When travelling abroad, especially to a destination you haven’t visited before, it’s only natural to want to cram in all the popular tourist destinations into your itinerary.
However, we’re often so focused on searching the ‘top tourist attractions’ which end up being not-so-wow and more often than not just a big money-making trap.
If you are heading to Europe this festive season, here’s the spots to avoid – or at least deprioritise. While these attractions are not bad, the good things about them are often overshadowed by the volume of tourists, making the experience not so memorable.
Top 10 tourist traps to avoid in Europe
St Basil’s Cathedral, Russia
If you’ve seen a movie or television show set in Moscow, chances are Russia’s most recognised landmark was featured.
The striking Orthodox church has stood since the 16th century and remains a unique design with its wonderous shapes and bright colours right in the heart of the city in the red square.
While still a beautiful building and major architectural accomplishment, stylistically unrivalled by anything else, it is going to be surrounded by tourists at any given time.
This can make visiting the church and other attractions in the red square extremely frustrating.
La Rambla, Spain
Barcelona is one of Spain’s biggest and most important cultural cities, which has long been a magnet for tourism. People travel from far and wide to see marvels like Antoni Gaudí and the Basílica de la Sagrada Família.
La Rambla is perhaps Spain’s most famous street and has been home to historical attractions for hundreds of years. Today, however, you’ll find it overwhelmed with expensive souvenir stores and sub-par restaurants, all designed to convince tourists to part with their cash.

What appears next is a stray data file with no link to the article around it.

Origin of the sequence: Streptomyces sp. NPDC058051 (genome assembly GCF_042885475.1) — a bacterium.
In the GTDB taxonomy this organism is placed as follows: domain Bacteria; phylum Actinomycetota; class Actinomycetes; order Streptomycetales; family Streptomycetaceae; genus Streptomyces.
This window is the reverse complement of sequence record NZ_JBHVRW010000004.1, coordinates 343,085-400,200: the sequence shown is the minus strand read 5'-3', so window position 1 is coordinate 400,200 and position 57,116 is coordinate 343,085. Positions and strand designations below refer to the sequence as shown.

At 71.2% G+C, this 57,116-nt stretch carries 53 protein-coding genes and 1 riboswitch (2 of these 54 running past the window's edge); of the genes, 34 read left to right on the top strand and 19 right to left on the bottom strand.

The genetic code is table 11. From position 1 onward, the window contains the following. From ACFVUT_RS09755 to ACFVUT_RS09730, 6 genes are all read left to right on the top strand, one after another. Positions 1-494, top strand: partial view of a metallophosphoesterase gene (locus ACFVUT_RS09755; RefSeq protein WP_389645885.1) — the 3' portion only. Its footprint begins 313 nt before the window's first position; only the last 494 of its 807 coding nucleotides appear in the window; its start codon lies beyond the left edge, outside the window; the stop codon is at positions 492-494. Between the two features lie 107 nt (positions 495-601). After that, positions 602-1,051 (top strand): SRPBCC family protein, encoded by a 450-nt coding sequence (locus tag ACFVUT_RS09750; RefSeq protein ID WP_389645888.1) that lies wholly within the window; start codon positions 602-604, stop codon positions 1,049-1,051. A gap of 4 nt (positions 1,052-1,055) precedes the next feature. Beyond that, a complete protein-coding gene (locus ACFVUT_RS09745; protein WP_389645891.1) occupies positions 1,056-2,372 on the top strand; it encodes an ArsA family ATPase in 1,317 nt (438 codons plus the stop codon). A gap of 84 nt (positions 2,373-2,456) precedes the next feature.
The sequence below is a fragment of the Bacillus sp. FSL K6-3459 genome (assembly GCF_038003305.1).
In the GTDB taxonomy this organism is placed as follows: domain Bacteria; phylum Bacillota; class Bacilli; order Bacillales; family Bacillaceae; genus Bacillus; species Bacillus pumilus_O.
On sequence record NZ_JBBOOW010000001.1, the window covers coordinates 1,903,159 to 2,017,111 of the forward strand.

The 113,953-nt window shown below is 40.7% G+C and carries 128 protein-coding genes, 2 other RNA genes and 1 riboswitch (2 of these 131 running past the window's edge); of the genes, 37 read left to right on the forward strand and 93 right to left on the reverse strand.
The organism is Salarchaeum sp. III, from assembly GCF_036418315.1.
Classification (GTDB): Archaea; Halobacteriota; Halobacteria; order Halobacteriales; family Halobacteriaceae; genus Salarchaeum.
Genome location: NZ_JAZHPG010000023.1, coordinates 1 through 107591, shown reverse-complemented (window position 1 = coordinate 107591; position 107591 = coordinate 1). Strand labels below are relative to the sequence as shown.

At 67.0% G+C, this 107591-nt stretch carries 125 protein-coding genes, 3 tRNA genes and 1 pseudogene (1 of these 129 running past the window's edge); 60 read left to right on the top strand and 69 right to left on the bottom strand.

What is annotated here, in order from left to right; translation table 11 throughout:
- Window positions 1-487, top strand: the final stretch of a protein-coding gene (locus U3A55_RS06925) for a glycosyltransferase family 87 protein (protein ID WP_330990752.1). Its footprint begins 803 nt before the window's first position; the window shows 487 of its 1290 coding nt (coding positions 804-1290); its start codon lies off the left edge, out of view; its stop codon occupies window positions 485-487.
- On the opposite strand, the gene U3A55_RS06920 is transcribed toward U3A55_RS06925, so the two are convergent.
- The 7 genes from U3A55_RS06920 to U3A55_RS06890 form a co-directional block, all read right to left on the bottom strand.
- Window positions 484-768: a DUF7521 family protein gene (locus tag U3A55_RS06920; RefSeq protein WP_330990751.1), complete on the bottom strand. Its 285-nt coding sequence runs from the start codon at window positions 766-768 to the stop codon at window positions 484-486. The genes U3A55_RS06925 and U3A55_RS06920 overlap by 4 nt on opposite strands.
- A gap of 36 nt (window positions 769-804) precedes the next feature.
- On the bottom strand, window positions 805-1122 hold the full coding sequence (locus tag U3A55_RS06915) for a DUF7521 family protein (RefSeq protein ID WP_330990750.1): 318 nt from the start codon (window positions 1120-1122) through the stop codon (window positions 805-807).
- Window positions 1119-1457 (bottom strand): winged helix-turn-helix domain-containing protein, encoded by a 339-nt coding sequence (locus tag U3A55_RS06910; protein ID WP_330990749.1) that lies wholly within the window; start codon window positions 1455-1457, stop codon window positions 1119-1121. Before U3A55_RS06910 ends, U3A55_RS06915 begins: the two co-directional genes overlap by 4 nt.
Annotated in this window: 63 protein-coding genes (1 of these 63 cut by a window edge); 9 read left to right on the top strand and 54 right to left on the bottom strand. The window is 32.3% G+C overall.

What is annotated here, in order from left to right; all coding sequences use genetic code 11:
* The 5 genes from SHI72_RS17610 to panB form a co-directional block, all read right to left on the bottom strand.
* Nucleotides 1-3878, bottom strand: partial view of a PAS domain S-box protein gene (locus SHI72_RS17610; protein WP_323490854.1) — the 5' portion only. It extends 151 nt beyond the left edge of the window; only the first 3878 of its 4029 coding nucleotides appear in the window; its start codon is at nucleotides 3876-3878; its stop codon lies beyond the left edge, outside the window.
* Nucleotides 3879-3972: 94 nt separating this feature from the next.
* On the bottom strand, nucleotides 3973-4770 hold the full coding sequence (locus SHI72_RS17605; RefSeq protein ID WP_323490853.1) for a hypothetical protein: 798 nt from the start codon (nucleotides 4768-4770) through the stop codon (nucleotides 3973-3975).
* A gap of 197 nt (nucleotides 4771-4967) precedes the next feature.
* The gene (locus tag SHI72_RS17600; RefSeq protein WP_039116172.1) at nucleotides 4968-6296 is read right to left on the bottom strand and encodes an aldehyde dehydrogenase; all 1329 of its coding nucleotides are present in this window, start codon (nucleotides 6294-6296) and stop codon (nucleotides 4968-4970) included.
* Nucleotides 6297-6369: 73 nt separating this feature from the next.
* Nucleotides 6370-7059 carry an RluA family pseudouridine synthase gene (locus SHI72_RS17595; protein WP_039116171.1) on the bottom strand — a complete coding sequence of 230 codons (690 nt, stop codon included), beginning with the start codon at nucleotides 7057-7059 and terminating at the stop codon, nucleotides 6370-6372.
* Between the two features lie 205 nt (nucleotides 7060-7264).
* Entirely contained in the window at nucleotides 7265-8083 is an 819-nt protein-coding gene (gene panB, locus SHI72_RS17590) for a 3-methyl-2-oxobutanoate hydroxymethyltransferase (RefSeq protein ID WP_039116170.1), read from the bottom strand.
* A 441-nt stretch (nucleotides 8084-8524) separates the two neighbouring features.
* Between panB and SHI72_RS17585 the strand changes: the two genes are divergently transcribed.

If you head just a little off the beaten path, you’ll find far more interesting and less expensive streets in Barcelona to spend your time and cash.
War and extreme political tension aside, in recent years the Chernobyl exclusion site has become increasingly popular with tourists in Ukraine, so much so that there are now plenty of companies offering tours, and there’s even a visitor’s centre.
However, while not too long ago it was still an unusual place to visit, in 2019 the Ukrainian government announced that Chernobyl will be becoming an official tourist attraction.
This is all despite the fact that the exclusion zone is still extremely radio active around the power plants, meaning that tourists can’t stay for longer than a day or two.
With each passing year, Chernobyl only gets more and more popular and it may be one of the most macabre and dangerous tourist attractions anywhere in the world.
This also means that it is going to get increasingly expensive to book a tour in the coming years.
Watch the video below to see which other tourist traps in Europe to avoid:
*Compiled by Xanet Scheepers